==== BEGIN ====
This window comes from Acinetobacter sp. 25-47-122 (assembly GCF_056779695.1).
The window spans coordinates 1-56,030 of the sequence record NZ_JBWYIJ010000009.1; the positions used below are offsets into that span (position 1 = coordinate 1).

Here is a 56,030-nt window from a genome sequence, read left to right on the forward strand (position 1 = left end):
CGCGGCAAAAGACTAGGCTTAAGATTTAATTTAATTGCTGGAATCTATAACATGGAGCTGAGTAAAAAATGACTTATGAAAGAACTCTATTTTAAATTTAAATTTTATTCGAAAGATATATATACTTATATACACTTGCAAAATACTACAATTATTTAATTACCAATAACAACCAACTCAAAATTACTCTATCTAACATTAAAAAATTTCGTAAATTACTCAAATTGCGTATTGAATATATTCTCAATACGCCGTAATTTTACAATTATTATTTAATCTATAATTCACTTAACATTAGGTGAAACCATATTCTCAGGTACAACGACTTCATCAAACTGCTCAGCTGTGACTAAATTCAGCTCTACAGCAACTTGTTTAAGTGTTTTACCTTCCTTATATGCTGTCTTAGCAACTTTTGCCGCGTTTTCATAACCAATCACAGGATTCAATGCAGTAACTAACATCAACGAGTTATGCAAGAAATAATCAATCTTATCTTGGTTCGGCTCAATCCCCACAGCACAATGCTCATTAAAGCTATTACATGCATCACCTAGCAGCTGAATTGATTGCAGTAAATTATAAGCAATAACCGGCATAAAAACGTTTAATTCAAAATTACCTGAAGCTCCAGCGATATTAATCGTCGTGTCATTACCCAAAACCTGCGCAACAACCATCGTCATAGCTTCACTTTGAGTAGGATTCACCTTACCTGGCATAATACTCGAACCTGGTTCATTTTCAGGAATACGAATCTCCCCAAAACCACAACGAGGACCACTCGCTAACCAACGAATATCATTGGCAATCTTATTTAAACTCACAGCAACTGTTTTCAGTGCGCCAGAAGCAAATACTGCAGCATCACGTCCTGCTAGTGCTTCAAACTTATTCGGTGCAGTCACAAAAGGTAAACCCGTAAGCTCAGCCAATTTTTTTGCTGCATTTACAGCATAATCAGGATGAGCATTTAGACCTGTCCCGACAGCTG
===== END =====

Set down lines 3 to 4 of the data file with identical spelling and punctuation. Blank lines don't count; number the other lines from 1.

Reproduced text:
Here is a 56,030-nt window from a genome sequence, read left to right on the forward strand (position 1 = left end):
CGCGGCAAAAGACTAGGCTTAAGATTTAATTTAATTGCTGGAATCTATAACATGGAGCTGAGTAAAAAATGACTTATGAAAGAACTCTATTTTAAATTTAAATTTTATTCGAAAGATATATATACTTATATACACTTGCAAAATACTACAATTATTTAATTACCAATAACAACCAACTCAAAATTACTCTATCTAACATTAAAAAATTTCGTAAATTACTCAAATTGCGTATTGAATATATTCTCAATACGCCGTAATTTTACAATTATTATTTAATCTATAATTCACTTAACATTAGGTGAAACCATATTCTCAGGTACAACGACTTCATCAAACTGCTCAGCTGTGACTAAATTCAGCTCTACAGCAACTTGTTTAAGTGTTTTACCTTCCTTATATGCTGTCTTAGCAACTTTTGCCGCGTTTTCATAACCAATCACAGGATTCAATGCAGTAACTAACATCAACGAGTTATGCAAGAAATAATCAATCTTATCTTGGTTCGGCTCAATCCCCACAGCACAATGCTCATTAAAGCTATTACATGCATCACCTAGCAGCTGAATTGATTGCAGTAAATTATAAGCAATAACCGGCATAAAAACGTTTAATTCAAAATTACCTGAAGCTCCAGCGATATTAATCGTCGTGTCATTACCCAAAACCTGCGCAACAACCATCGTCATAGCTTCACTTTGAGTAGGATTCACCTTACCTGGCATAATACTCGAACCTGGTTCATTTTCAGGAATACGAATCTCCCCAAAACCACAACGAGGACCACTCGCTAACCAACGAATATCATTGGCAATCTTATTTAAACTCACAGCAACTGTTTTCAGTGCGCCAGAAGCAAATACTGCAGCATCACGTCCTGCTAGTGCTTCAAACTTATTCGGTGCAGTCACAAAAGGTAAACCCGTAAGCTCAGCCAATTTTTTTGCTGCATTTACAGCATAATCAGGATGAGCATTTAGACCTGTCCCGACAGCTG